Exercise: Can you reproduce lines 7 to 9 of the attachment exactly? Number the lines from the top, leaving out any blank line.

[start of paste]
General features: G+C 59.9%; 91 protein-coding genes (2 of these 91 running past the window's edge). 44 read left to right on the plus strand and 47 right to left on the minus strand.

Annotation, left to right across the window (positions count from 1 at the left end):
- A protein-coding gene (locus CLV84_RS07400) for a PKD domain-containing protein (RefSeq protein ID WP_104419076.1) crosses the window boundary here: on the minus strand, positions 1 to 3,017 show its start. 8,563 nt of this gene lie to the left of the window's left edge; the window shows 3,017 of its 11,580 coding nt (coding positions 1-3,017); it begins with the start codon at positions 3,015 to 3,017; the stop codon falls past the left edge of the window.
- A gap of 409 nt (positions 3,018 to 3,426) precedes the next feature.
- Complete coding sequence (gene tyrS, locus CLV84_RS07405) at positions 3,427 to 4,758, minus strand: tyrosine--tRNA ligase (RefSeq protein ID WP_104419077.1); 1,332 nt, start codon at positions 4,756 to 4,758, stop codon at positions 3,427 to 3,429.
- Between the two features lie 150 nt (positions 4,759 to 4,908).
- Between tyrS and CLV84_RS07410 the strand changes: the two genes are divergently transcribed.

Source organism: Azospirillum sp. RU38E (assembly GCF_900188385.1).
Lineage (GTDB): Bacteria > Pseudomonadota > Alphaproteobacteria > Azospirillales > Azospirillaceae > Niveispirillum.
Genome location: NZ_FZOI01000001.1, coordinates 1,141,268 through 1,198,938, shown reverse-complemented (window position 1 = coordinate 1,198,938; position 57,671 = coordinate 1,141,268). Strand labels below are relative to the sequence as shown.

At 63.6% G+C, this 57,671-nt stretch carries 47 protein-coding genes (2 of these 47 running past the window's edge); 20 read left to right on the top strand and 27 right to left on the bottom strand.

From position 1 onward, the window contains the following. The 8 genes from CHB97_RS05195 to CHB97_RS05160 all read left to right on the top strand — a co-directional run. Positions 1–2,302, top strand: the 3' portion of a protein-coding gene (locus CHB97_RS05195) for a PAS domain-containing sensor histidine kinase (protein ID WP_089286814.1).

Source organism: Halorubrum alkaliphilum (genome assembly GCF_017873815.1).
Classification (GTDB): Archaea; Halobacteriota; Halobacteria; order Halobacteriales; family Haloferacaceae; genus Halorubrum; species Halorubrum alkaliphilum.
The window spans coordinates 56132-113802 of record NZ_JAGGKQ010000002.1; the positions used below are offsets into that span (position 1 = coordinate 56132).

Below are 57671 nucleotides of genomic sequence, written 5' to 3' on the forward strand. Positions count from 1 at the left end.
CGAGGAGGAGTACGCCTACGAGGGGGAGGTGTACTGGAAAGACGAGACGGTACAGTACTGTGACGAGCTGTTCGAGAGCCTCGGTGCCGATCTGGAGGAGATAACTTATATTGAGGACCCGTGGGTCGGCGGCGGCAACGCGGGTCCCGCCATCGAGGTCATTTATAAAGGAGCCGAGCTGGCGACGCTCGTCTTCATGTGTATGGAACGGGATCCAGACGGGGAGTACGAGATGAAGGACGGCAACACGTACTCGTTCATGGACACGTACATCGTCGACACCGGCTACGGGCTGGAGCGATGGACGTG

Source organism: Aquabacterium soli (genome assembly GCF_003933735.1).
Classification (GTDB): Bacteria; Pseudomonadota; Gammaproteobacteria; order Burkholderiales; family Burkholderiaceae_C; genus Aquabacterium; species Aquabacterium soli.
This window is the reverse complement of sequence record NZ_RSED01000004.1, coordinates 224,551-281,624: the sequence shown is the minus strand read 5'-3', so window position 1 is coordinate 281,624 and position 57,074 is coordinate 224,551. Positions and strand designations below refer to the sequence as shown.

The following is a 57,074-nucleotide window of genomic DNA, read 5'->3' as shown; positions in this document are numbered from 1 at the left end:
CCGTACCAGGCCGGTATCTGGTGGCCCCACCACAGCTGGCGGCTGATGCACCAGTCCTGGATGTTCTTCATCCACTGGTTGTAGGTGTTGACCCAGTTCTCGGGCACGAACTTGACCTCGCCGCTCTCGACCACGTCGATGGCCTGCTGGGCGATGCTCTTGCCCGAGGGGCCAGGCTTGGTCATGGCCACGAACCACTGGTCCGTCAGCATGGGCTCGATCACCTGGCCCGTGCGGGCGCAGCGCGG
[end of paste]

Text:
- Between tyrS and CLV84_RS07410 the strand changes: the two genes are divergently transcribed.

Source organism: Azospirillum sp. RU38E (assembly GCF_900188385.1).
Lineage (GTDB): Bacteria > Pseudomonadota > Alphaproteobacteria > Azospirillales > Azospirillaceae > Niveispirillum.